Last night it also started with Mariko Masaoka-Drew on the stage while the audience filed in. She is Miya Masaoka's daughter and performs the LED kimono piece, the first item on the program. Miya and her Koto and her computer play the music while Mariko wears the kimono and stands in various positions. The komono has a bunch of white LED lights on it which respond to electronic stimuli. The low and growly sounds did not particularly appeal to me, but it was fun to watch.

My favorite of the evening was Lukas Ligeti who plays something called a marimba lumina. This is like an electronic keyboard, except it's flatter, has things on it that light up and is designed to be struck like a marimba. It is sensitive to how hard it is struck, like a marimba.

The sound palate produced in performance comes from the computer that is attached. Different sounds map to different keys, much like a synthesizer drum track, except as each piece progresses they seem to change. I especially liked the piece where the sounds were like someone hitting tin cans.

He performs the pieces himself with a set of four padded drum sticks. I am trying to explain what I saw and heard. Perhaps you would prefer the program notes: "...a motion-based, polyrhythmic drumming technique, a choreography for drums, allowing performance of extremely long cyclic patterns." It goes on.

Anyway, as I was saying. Sometimes the sounds that are mapped to a key are a group of a few notes which then repeat until he stops them. Or perhaps they just loop a certain number of times and stop on their own. The result is extremely complex rhythmic patterns, dynamic, driving, exciting, loud, basically quite fun. I vote yes.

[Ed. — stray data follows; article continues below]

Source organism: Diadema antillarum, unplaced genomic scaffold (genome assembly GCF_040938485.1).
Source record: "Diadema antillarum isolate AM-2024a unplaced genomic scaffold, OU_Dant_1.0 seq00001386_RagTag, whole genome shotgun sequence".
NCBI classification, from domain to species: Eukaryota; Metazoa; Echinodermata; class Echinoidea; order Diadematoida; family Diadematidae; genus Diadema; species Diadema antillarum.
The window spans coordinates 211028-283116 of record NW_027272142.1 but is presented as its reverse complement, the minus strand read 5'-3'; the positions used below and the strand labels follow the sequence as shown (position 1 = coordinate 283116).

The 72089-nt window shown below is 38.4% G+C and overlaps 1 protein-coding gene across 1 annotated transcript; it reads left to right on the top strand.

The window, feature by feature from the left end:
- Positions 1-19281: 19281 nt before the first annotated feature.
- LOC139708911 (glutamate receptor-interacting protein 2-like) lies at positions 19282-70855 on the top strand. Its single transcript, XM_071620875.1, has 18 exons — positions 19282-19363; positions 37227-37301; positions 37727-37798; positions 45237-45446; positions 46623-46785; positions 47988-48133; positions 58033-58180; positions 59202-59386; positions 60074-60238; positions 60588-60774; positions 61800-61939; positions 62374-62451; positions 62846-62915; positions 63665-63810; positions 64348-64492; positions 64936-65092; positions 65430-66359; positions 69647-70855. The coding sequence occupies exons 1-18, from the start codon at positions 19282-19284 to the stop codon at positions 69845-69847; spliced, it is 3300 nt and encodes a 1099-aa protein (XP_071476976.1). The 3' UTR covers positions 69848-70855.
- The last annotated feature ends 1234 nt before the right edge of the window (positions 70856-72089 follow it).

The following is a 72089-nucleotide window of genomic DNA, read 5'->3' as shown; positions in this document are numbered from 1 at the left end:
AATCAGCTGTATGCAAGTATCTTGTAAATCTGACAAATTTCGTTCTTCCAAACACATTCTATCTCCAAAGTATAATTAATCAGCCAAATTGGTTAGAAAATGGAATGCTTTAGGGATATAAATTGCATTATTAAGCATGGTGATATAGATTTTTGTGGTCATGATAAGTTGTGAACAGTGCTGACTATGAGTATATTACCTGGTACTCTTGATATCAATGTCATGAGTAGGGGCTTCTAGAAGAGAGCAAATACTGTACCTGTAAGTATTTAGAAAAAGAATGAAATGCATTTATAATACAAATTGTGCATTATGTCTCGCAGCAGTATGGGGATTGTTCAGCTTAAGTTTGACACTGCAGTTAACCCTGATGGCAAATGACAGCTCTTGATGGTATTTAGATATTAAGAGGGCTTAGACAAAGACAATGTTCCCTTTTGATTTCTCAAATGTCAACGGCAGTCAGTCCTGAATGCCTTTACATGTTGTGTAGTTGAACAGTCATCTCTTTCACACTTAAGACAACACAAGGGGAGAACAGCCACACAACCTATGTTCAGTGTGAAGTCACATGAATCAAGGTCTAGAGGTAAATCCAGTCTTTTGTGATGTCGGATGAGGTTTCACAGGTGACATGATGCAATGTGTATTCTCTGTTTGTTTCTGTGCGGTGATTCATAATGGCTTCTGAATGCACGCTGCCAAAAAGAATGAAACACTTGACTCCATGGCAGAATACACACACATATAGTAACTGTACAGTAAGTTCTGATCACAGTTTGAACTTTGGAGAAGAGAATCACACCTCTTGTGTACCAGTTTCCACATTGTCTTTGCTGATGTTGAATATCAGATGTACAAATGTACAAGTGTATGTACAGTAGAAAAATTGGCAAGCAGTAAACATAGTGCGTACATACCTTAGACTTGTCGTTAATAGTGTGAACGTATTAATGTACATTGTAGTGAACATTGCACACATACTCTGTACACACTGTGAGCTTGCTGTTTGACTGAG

He was followed by "the fabulous amy x neuberg," a very amusing performer who used a device called the analog Blippoo Box, a synthesizer that features "chaotic modulations," or so the program notes proclaim. I advise ignoring the program notes. The device involves hand motions like a Theramin, or so it said. I have heard a Theramin and it sounds nothing like this. It makes high whiny sounds and this was yet another low and growly. I prefer high and whiny to low and growly.

She sings with her performance and was projected on a screen behind using a web cam. The piece is called the dude trilogy, and the word "dude" appears at intervals. Her diction isn't that great, so I'm not sure what it was about. She is funny and takes a close-up bite out of her Blippoo Box to end the piece.

She is more in the Lori Anderson school. After dude, she performed a few cabaret songs for voice, percussion pads and live looping. I'm not sure how extemporized this was. Electronic operas were mentioned. I would like to see these.

If you are looking for something completely different, you might try this. It plays for three more nights in the Brava Theater on 24th street.